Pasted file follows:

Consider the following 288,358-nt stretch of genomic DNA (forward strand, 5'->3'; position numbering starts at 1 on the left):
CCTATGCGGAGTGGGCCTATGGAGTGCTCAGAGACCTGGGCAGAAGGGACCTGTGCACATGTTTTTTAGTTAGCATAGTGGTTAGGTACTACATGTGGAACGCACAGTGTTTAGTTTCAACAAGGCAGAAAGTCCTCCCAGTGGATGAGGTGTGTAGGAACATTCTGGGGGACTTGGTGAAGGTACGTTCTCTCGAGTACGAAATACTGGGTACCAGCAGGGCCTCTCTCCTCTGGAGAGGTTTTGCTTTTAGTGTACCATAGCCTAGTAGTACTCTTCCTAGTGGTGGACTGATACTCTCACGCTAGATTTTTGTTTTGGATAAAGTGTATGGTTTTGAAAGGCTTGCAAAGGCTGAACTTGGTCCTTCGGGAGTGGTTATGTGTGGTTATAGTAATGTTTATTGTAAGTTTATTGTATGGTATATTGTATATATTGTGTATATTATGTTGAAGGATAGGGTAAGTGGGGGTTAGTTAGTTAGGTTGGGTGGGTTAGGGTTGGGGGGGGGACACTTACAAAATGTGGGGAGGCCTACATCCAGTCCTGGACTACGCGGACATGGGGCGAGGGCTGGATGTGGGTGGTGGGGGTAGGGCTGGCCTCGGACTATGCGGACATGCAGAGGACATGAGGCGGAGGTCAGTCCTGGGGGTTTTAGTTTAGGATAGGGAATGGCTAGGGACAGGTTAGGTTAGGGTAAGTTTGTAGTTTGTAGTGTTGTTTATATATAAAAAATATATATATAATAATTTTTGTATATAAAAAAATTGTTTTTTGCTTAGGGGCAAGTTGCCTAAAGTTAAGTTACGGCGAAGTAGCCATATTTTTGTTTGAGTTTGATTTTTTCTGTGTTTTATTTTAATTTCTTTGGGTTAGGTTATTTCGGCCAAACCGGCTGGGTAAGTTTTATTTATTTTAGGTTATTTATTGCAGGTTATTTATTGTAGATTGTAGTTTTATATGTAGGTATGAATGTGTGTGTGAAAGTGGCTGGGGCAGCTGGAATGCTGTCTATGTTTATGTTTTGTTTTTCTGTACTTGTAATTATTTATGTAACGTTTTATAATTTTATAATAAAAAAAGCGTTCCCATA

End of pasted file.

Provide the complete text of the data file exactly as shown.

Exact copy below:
Consider the following 288,358-nt stretch of genomic DNA (forward strand, 5'->3'; position numbering starts at 1 on the left):
CCTATGCGGAGTGGGCCTATGGAGTGCTCAGAGACCTGGGCAGAAGGGACCTGTGCACATGTTTTTTAGTTAGCATAGTGGTTAGGTACTACATGTGGAACGCACAGTGTTTAGTTTCAACAAGGCAGAAAGTCCTCCCAGTGGATGAGGTGTGTAGGAACATTCTGGGGGACTTGGTGAAGGTACGTTCTCTCGAGTACGAAATACTGGGTACCAGCAGGGCCTCTCTCCTCTGGAGAGGTTTTGCTTTTAGTGTACCATAGCCTAGTAGTACTCTTCCTAGTGGTGGACTGATACTCTCACGCTAGATTTTTGTTTTGGATAAAGTGTATGGTTTTGAAAGGCTTGCAAAGGCTGAACTTGGTCCTTCGGGAGTGGTTATGTGTGGTTATAGTAATGTTTATTGTAAGTTTATTGTATGGTATATTGTATATATTGTGTATATTATGTTGAAGGATAGGGTAAGTGGGGGTTAGTTAGTTAGGTTGGGTGGGTTAGGGTTGGGGGGGGGACACTTACAAAATGTGGGGAGGCCTACATCCAGTCCTGGACTACGCGGACATGGGGCGAGGGCTGGATGTGGGTGGTGGGGGTAGGGCTGGCCTCGGACTATGCGGACATGCAGAGGACATGAGGCGGAGGTCAGTCCTGGGGGTTTTAGTTTAGGATAGGGAATGGCTAGGGACAGGTTAGGTTAGGGTAAGTTTGTAGTTTGTAGTGTTGTTTATATATAAAAAATATATATATAATAATTTTTGTATATAAAAAAATTGTTTTTTGCTTAGGGGCAAGTTGCCTAAAGTTAAGTTACGGCGAAGTAGCCATATTTTTGTTTGAGTTTGATTTTTTCTGTGTTTTATTTTAATTTCTTTGGGTTAGGTTATTTCGGCCAAACCGGCTGGGTAAGTTTTATTTATTTTAGGTTATTTATTGCAGGTTATTTATTGTAGATTGTAGTTTTATATGTAGGTATGAATGTGTGTGTGAAAGTGGCTGGGGCAGCTGGAATGCTGTCTATGTTTATGTTTTGTTTTTCTGTACTTGTAATTATTTATGTAACGTTTTATAATTTTATAATAAAAAAAGCGTTCCCATA